Matthews was primarily interested in this particular inscription because its details could help date the sculptures on the other side, carved when the marble was reused in an arch dedicated to Trajan. But Matthews pauses to note that the "accomplishments of a 15-year reign and 45 years of life were recorded here for posterity — then obliterated with violent precision."

Which brings us to whether students should ask colleges to remove from their buildings the names of people whose accomplishments are not unblemished. This would presumably include any number of slaveholders, including Washington and Jefferson, plus Confederates like Lee. But along with the current focus of protests at Princeton — Woodrow Wilson, who resegregated the federal government — wouldn’t you also want to consider a whole class of industrial titans merciless in their dealings with their employees as well as their competitors (Carnegie, Frick, Rockefeller, Vanderbilt)? And to bring us up the present, how about the possibility that a new student center at the University of the District of Columbia might be named for the late Marion Barry, the civil-rights leader and longtime District of Columbia politician whose drug arrests became staples of local news coverage?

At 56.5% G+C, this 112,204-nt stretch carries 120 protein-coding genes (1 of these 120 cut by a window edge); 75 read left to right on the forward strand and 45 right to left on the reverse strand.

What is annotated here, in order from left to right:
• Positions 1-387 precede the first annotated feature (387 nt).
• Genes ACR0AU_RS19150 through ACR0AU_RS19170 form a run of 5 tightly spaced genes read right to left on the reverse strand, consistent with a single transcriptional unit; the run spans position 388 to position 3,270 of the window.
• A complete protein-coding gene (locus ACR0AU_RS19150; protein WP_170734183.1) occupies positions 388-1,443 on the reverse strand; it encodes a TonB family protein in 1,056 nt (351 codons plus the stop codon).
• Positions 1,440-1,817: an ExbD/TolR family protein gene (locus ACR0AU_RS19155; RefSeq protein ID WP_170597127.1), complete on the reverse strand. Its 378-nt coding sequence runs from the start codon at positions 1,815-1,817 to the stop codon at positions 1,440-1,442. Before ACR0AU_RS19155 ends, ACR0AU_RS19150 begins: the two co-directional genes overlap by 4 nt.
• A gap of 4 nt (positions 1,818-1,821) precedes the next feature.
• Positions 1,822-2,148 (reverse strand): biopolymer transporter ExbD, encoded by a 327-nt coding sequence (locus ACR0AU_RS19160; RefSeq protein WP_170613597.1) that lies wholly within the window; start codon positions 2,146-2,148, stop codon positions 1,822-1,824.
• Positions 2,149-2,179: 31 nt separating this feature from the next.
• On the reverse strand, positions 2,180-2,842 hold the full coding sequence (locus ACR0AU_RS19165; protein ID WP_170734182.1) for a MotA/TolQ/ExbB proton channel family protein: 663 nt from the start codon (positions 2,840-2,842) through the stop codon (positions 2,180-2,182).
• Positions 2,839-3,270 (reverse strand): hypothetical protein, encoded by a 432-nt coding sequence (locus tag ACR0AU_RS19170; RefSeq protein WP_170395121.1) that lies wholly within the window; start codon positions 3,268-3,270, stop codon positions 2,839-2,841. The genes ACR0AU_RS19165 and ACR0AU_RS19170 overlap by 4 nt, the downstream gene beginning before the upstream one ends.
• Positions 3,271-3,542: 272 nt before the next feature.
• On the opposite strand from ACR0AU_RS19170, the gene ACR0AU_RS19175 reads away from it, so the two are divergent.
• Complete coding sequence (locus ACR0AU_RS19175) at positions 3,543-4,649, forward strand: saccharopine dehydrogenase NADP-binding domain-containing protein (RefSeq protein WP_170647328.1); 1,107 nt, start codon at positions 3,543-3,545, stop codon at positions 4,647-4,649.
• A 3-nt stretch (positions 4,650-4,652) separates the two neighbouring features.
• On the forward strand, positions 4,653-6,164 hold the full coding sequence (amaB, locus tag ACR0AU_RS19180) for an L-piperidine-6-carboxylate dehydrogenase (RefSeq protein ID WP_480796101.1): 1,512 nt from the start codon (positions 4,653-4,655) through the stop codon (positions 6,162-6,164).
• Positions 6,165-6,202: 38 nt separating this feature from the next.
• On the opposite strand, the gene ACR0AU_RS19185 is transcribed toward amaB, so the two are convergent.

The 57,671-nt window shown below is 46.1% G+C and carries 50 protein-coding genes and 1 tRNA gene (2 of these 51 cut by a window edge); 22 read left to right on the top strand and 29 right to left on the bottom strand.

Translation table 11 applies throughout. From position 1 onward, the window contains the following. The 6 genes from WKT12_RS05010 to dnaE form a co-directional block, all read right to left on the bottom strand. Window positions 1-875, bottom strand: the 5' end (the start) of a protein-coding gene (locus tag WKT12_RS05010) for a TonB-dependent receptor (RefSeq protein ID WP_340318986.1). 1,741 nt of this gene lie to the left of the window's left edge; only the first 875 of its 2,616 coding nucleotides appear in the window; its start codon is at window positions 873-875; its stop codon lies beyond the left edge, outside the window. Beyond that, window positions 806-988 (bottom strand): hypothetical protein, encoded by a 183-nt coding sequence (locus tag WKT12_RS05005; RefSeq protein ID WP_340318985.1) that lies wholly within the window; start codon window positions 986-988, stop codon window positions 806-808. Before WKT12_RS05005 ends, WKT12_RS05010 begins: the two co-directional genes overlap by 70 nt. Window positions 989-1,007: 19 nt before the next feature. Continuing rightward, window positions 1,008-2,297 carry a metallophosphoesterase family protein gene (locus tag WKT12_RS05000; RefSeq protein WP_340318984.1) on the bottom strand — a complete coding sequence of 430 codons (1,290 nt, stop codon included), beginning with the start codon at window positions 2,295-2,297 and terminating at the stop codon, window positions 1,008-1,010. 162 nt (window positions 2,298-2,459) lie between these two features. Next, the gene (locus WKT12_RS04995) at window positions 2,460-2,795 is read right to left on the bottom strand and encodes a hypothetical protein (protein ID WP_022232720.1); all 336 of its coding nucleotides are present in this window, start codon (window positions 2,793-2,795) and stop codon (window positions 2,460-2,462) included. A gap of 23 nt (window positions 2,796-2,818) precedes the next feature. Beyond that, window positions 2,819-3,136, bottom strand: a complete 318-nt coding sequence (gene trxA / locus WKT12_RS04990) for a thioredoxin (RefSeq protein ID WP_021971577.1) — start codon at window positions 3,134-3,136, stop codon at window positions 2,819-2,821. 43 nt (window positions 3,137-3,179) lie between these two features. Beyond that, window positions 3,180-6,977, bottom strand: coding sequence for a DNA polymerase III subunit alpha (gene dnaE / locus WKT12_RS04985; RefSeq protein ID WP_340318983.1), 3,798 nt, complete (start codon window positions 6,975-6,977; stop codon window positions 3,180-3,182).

The list of problem names could, presumably, go on and on, depending on whether you’re going to include misogynists, anti-Semites, homophobes, everyone who helped confine Japanese-Americans to internment camps during World War II, and the financiers behind the mortgage bubble that preceded the recent recession. Must the donor whose name is on a classroom or faculty office withstand all scrutiny? What about someone whose name is on a campus bench? A seat in the concert hall? Who will do the scrutinizing? Scrutiny by sit-in seems inefficient.